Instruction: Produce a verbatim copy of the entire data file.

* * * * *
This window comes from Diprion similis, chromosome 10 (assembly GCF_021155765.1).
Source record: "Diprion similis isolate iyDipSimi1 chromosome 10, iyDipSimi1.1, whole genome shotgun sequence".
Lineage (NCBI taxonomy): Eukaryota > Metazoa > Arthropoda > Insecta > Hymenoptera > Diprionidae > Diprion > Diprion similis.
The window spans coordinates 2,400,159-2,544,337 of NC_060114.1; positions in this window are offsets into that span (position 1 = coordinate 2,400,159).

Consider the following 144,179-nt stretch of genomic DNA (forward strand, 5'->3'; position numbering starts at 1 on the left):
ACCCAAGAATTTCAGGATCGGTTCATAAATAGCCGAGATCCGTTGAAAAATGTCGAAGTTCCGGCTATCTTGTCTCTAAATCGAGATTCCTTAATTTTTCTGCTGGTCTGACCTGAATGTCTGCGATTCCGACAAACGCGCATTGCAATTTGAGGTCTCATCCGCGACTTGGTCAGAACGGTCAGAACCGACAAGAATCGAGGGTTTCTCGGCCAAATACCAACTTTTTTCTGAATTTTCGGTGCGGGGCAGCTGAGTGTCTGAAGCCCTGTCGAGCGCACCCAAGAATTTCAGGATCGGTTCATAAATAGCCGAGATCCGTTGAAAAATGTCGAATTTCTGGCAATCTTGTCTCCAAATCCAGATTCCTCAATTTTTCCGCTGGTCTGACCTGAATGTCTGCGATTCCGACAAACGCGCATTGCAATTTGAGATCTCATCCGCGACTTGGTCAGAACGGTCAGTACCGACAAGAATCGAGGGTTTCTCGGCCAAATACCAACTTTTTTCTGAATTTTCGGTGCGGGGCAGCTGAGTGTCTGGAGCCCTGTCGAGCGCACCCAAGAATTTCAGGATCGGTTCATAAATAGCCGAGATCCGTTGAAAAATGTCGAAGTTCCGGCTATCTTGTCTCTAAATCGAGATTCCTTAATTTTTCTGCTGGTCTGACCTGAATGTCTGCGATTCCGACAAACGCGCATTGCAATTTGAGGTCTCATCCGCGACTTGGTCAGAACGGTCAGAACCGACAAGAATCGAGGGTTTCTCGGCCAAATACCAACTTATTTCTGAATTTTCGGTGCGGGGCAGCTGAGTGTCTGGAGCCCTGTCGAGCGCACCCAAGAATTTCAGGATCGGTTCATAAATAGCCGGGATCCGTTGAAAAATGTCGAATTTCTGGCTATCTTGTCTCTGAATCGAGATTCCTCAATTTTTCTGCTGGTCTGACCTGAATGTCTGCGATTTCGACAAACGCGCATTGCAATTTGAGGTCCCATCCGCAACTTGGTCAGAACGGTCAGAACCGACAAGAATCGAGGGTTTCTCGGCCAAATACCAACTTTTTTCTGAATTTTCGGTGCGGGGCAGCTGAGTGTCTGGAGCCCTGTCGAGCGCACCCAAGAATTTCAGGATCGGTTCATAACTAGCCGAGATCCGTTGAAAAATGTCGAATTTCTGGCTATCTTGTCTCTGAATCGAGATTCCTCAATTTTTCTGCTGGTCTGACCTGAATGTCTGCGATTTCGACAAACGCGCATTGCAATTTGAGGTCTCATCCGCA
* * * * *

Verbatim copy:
This window comes from Diprion similis, chromosome 10 (assembly GCF_021155765.1).
Source record: "Diprion similis isolate iyDipSimi1 chromosome 10, iyDipSimi1.1, whole genome shotgun sequence".
Lineage (NCBI taxonomy): Eukaryota > Metazoa > Arthropoda > Insecta > Hymenoptera > Diprionidae > Diprion > Diprion similis.
The window spans coordinates 2,400,159-2,544,337 of NC_060114.1; positions in this window are offsets into that span (position 1 = coordinate 2,400,159).

Consider the following 144,179-nt stretch of genomic DNA (forward strand, 5'->3'; position numbering starts at 1 on the left):
ACCCAAGAATTTCAGGATCGGTTCATAAATAGCCGAGATCCGTTGAAAAATGTCGAAGTTCCGGCTATCTTGTCTCTAAATCGAGATTCCTTAATTTTTCTGCTGGTCTGACCTGAATGTCTGCGATTCCGACAAACGCGCATTGCAATTTGAGGTCTCATCCGCGACTTGGTCAGAACGGTCAGAACCGACAAGAATCGAGGGTTTCTCGGCCAAATACCAACTTTTTTCTGAATTTTCGGTGCGGGGCAGCTGAGTGTCTGAAGCCCTGTCGAGCGCACCCAAGAATTTCAGGATCGGTTCATAAATAGCCGAGATCCGTTGAAAAATGTCGAATTTCTGGCAATCTTGTCTCCAAATCCAGATTCCTCAATTTTTCCGCTGGTCTGACCTGAATGTCTGCGATTCCGACAAACGCGCATTGCAATTTGAGATCTCATCCGCGACTTGGTCAGAACGGTCAGTACCGACAAGAATCGAGGGTTTCTCGGCCAAATACCAACTTTTTTCTGAATTTTCGGTGCGGGGCAGCTGAGTGTCTGGAGCCCTGTCGAGCGCACCCAAGAATTTCAGGATCGGTTCATAAATAGCCGAGATCCGTTGAAAAATGTCGAAGTTCCGGCTATCTTGTCTCTAAATCGAGATTCCTTAATTTTTCTGCTGGTCTGACCTGAATGTCTGCGATTCCGACAAACGCGCATTGCAATTTGAGGTCTCATCCGCGACTTGGTCAGAACGGTCAGAACCGACAAGAATCGAGGGTTTCTCGGCCAAATACCAACTTATTTCTGAATTTTCGGTGCGGGGCAGCTGAGTGTCTGGAGCCCTGTCGAGCGCACCCAAGAATTTCAGGATCGGTTCATAAATAGCCGGGATCCGTTGAAAAATGTCGAATTTCTGGCTATCTTGTCTCTGAATCGAGATTCCTCAATTTTTCTGCTGGTCTGACCTGAATGTCTGCGATTTCGACAAACGCGCATTGCAATTTGAGGTCCCATCCGCAACTTGGTCAGAACGGTCAGAACCGACAAGAATCGAGGGTTTCTCGGCCAAATACCAACTTTTTTCTGAATTTTCGGTGCGGGGCAGCTGAGTGTCTGGAGCCCTGTCGAGCGCACCCAAGAATTTCAGGATCGGTTCATAACTAGCCGAGATCCGTTGAAAAATGTCGAATTTCTGGCTATCTTGTCTCTGAATCGAGATTCCTCAATTTTTCTGCTGGTCTGACCTGAATGTCTGCGATTTCGACAAACGCGCATTGCAATTTGAGGTCTCATCCGCA